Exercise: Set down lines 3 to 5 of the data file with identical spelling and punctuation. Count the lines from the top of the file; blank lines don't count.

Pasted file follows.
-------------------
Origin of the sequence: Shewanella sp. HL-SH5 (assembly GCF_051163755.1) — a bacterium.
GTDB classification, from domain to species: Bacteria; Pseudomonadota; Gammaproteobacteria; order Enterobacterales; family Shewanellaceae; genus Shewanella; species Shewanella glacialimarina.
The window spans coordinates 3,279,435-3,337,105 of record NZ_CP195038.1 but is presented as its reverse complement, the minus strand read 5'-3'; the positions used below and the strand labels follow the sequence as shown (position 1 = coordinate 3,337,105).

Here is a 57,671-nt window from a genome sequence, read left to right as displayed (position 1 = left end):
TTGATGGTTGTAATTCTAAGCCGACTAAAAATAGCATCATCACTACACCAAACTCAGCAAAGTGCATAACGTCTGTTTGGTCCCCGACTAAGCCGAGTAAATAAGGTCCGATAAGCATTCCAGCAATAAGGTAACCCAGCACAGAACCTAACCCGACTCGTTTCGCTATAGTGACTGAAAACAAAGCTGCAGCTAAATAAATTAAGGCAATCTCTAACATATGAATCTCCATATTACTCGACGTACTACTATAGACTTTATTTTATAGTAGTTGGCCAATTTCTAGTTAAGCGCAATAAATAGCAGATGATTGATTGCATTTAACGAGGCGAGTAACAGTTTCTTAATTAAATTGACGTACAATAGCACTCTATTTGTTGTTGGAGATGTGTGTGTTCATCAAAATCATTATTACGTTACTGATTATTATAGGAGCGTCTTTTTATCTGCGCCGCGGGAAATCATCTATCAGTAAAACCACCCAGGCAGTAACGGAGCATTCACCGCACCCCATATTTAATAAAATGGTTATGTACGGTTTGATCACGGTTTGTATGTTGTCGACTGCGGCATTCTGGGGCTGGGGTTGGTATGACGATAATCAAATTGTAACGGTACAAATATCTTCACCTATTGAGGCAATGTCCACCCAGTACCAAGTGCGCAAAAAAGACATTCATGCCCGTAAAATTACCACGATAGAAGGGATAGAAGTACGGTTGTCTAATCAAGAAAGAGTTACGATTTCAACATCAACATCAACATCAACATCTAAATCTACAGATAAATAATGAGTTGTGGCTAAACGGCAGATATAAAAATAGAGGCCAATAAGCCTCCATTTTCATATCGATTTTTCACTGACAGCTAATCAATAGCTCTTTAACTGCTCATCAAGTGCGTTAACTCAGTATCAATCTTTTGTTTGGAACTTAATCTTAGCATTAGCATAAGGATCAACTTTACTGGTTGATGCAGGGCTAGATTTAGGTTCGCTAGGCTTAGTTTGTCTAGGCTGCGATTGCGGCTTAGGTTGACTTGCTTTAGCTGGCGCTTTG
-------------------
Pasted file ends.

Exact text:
The window spans coordinates 3,279,435-3,337,105 of record NZ_CP195038.1 but is presented as its reverse complement, the minus strand read 5'-3'; the positions used below and the strand labels follow the sequence as shown (position 1 = coordinate 3,337,105).

Here is a 57,671-nt window from a genome sequence, read left to right as displayed (position 1 = left end):
TTGATGGTTGTAATTCTAAGCCGACTAAAAATAGCATCATCACTACACCAAACTCAGCAAAGTGCATAACGTCTGTTTGGTCCCCGACTAAGCCGAGTAAATAAGGTCCGATAAGCATTCCAGCAATAAGGTAACCCAGCACAGAACCTAACCCGACTCGTTTCGCTATAGTGACTGAAAACAAAGCTGCAGCTAAATAAATTAAGGCAATCTCTAACATATGAATCTCCATATTACTCGACGTACTACTATAGACTTTATTTTATAGTAGTTGGCCAATTTCTAGTTAAGCGCAATAAATAGCAGATGATTGATTGCATTTAACGAGGCGAGTAACAGTTTCTTAATTAAATTGACGTACAATAGCACTCTATTTGTTGTTGGAGATGTGTGTGTTCATCAAAATCATTATTACGTTACTGATTATTATAGGAGCGTCTTTTTATCTGCGCCGCGGGAAATCATCTATCAGTAAAACCACCCAGGCAGTAACGGAGCATTCACCGCACCCCATATTTAATAAAATGGTTATGTACGGTTTGATCACGGTTTGTATGTTGTCGACTGCGGCATTCTGGGGCTGGGGTTGGTATGACGATAATCAAATTGTAACGGTACAAATATCTTCACCTATTGAGGCAATGTCCACCCAGTACCAAGTGCGCAAAAAAGACATTCATGCCCGTAAAATTACCACGATAGAAGGGATAGAAGTACGGTTGTCTAATCAAGAAAGAGTTACGATTTCAACATCAACATCAACATCAACATCTAAATCTACAGATAAATAATGAGTTGTGGCTAAACGGCAGATATAAAAATAGAGGCCAATAAGCCTCCATTTTCATATCGATTTTTCACTGACAGCTAATCAATAGCTCTTTAACTGCTCATCAAGTGCGTTAACTCAGTATCAATCTTTTGTTTGGAACTTAATCTTAGCATTAGCATAAGGATCAACTTTACTGGTTGATGCAGGGCTAGATTTAGGTTCGCTAGGCTTAGTTTGTCTAGGCTGCGATTGCGGCTTAGGTTGACTTGCTTTAGCTGGCGCTTTG